The results of the 1985 elections were not what General Ziaul Haq expected — a number of liberals managed to make it to the parliament, while many of his Shura members and ministers were defeated, indicating non-approval of his policies by his friends.
The next step was to find a prime minister in a parliament elected on non-party basis.
Accepting the outcome of the elections but not wanting to loosen his grip over the house, Gen Zia decided to seek legal help. His talented legal advisers, A.K. Brohi and Sharifuddin Pirzada, recommended undertaking a number of constitutional amendments to give him an umbrella. Gen Zia was bent on changing the character of the Constitution from parliamentarian to presidential. For this purpose, a long list of amendments was prepared and without going into details Gen Zia informed his Martial Law Administrators (MLAs) to authorise him to bring the required changes in the constitution for which, according to him, the Supreme Court had empowered him — a reference to the SC verdict in Nusrat Bhutto case on Nov 10, 1977.
On March 2, 1985, he issued The Revival of Constitution of 1973 Order (RCO). It changed 67 clauses and sections of 280 articles of the Constitution — largest number of amendments carried out in one day in the history of Pakistan. The purpose of the amendments was obviously to tailor the Constitution to suit Gen Zia and make him an all powerful president, by concentrating all powers of the parliament in one person.
To strengthen his rule and consolidate power in himself, Gen Zia amended the Constitution through the RCO and introduced the Eighth Amendment
Changing the basic character of the Constitution, the amendments altered the form of political set up from parliamentarian to presidential. Another change was the induction of Islamic provisions which he had pointed to on various occasions and were pronounced as Supreme Law. The most significant was the change of Preamble which reasserted sovereignty of Allah the Almighty in the body of the constitution. Addition of a new article (Article 2) in the Constitution gave Sharia Court the authority to strike out any law which it considered not in conformity with the basic tenets of Islam.
Under the 1973 Constitution the country had a parliamentary form of government with most powers vested in the Prime Minister, while the president was the constitutional head of the state; and that’s what Gen Zia disliked the most. By amendments in the Constitution he gave most of the executive powers to the president who could appoint and remove the prime minister, chiefs of the armed forces, provincial governors, judges of the superior courts, as well as authorised the president to dissolve the National Assembly without consulting the prime minister. The RCO also incorporated the referendum of 1984 which gave Gen Zia legitimacy to continue as president till 1990.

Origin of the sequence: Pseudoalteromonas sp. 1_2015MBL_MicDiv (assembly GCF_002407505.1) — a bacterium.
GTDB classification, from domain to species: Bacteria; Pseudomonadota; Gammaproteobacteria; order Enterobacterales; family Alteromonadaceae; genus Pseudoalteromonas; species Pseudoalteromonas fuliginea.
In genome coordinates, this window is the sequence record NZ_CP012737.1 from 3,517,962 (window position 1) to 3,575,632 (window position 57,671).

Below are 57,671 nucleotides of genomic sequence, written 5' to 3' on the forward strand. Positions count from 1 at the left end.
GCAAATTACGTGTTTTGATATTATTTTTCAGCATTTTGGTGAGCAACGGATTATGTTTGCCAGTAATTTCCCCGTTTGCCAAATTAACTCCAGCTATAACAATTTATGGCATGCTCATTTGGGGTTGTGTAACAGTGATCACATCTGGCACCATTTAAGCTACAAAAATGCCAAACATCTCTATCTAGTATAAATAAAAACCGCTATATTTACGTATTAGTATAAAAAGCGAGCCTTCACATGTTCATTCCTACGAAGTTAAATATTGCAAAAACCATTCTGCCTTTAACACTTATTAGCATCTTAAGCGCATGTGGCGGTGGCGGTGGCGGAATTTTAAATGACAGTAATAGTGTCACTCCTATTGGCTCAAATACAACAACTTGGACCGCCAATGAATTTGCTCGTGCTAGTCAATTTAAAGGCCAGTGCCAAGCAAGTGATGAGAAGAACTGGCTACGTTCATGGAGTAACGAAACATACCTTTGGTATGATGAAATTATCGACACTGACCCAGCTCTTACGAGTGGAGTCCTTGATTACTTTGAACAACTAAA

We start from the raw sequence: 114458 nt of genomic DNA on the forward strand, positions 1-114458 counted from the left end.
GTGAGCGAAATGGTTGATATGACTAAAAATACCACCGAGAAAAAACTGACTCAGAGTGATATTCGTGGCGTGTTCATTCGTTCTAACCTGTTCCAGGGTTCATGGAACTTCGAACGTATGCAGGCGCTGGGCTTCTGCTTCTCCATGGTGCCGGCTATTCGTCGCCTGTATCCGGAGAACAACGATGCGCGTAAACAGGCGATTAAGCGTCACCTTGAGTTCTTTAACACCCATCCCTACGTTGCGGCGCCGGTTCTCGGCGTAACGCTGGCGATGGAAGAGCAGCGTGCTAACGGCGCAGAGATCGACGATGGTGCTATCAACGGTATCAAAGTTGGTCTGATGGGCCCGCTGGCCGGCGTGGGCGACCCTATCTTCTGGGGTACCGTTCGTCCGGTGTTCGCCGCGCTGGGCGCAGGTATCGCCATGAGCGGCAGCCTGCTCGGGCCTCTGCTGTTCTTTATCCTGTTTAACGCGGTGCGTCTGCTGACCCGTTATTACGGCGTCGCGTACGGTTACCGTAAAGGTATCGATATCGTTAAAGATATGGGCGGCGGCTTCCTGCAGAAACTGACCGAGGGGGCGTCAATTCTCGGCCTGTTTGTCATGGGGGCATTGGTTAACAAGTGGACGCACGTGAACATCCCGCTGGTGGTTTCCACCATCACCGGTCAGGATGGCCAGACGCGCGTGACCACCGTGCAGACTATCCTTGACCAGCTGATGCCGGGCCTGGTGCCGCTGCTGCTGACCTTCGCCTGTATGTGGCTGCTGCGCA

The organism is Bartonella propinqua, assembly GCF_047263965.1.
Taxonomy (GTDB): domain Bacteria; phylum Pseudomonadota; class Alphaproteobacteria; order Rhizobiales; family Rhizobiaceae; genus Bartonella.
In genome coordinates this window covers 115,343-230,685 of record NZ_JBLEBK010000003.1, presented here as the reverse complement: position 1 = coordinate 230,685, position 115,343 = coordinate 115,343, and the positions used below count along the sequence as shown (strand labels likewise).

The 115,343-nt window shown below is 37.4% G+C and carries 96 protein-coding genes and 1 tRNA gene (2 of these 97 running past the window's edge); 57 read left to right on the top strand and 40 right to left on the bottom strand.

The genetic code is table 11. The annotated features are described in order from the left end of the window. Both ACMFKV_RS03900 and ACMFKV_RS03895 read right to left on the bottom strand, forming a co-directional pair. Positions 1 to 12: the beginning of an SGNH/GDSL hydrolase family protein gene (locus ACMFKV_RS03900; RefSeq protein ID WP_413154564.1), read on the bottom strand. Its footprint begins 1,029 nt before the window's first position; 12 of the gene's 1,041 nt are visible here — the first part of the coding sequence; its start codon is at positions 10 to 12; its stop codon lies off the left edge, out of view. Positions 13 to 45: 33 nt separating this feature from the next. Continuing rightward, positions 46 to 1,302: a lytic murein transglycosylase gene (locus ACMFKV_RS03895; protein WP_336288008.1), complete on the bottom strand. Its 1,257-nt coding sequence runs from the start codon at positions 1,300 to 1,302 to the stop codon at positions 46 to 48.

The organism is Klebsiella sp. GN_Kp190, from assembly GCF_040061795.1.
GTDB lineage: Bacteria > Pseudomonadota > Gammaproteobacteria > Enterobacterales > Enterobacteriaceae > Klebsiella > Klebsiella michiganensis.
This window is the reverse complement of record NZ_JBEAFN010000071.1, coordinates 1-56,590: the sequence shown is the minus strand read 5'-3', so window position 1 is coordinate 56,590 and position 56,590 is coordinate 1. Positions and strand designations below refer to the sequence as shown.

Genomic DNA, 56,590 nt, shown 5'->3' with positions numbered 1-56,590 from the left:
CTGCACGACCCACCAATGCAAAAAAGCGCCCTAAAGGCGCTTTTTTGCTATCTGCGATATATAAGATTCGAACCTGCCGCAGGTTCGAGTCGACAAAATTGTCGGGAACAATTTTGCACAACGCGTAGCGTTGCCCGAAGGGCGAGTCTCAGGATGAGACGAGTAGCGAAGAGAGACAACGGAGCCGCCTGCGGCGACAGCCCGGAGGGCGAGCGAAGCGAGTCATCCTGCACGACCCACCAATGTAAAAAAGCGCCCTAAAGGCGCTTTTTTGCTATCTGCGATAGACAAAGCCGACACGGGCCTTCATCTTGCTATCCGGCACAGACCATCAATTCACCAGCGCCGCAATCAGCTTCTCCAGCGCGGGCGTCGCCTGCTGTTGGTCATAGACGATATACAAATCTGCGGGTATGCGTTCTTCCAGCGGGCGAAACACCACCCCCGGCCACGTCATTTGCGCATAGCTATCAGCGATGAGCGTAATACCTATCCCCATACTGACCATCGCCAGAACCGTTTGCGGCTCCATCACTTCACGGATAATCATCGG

A glance at the amendments reveals the motive behind them. For instance, under the headline “Duties of Prime Minister in relation to President” it said: “It shall be the duty of the Prime Minister to communicate to the President all decisions of the cabinet relating to the administration of the affairs of the Federation and proposal for legislation; to furnish such information relating to the administration of the affairs of the Federation and proposals for legislation as the President may call for. At the commencement of each session of the Parliament the President shall address both houses assembled together.”
Under the headline “Exercise of executive authority of the Federation” it pronounced: the executive authority of the Federation shall vest in the President and shall be executed by him, either directly or through officers according to the Constitution. On the status of ministers and prime minister it said: “There shall be a cabinet of ministers with the Prime Minister at its head to aid and advice the President in the exercise of his powers. The Prime Minister shall hold office during the pleasure of the President.” About the conduct of business of federal government it said that all executive actions of the government shall be expressed to be taken in the name of the president. The president shall make rules for the allocation of and transaction of the Federal government.
The RCO also outlined the powers and limits of the chief ministers and governors. According to it the governor will pick a chief minister from among the members of the assembly, which will be approved by the president. Regarding the duties of chief ministers, the RCO mentioned similar duties for the CMs as were mentioned for the prime minister in relation to the president.
Gen Zia also thought it wise to draw clear lines for legislation — the basic function of the National Assembly. To ensure the continuation of his rule, he had amended the Constitution through the RCO but it needed a proper constitutional protection which was brought about in the form of the Eighth Amendment.
As advised by his legal consultants, Gen Zia sought constitutional cover for the decisions he took after he became Chief Martial Law Administrator and President; the RCO gave constitutional protection to all his presidential orders, martial law regulations and other actions taken by martial law authorities from July 5, 1977.
Published in Dawn, Sunday Magazine, August 16th, 2015